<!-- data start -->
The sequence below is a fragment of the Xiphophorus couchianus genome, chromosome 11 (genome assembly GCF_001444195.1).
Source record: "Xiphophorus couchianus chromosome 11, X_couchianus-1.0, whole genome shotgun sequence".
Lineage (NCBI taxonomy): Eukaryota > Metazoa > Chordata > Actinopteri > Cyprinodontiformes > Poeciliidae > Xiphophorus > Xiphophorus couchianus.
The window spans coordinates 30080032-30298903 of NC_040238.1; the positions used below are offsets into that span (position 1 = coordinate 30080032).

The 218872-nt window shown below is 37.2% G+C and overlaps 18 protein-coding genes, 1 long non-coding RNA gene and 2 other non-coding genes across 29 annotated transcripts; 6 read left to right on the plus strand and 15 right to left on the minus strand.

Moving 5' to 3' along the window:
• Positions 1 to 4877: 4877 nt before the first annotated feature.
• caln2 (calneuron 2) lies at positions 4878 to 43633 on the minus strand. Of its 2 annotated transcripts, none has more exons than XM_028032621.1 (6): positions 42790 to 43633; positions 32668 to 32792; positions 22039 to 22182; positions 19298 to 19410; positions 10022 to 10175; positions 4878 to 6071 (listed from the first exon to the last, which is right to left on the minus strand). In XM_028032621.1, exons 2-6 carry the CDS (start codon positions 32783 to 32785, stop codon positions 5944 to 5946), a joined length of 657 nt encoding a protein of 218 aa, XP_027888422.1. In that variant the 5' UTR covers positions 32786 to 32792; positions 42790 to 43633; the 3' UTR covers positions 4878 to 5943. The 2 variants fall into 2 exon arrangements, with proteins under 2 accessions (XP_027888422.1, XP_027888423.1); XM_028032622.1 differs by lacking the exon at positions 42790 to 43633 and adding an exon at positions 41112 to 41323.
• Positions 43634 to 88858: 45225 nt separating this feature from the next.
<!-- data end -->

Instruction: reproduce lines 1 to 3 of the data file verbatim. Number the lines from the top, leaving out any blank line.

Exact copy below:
The sequence below is a fragment of the Xiphophorus couchianus genome, chromosome 11 (genome assembly GCF_001444195.1).
Source record: "Xiphophorus couchianus chromosome 11, X_couchianus-1.0, whole genome shotgun sequence".
Lineage (NCBI taxonomy): Eukaryota > Metazoa > Chordata > Actinopteri > Cyprinodontiformes > Poeciliidae > Xiphophorus > Xiphophorus couchianus.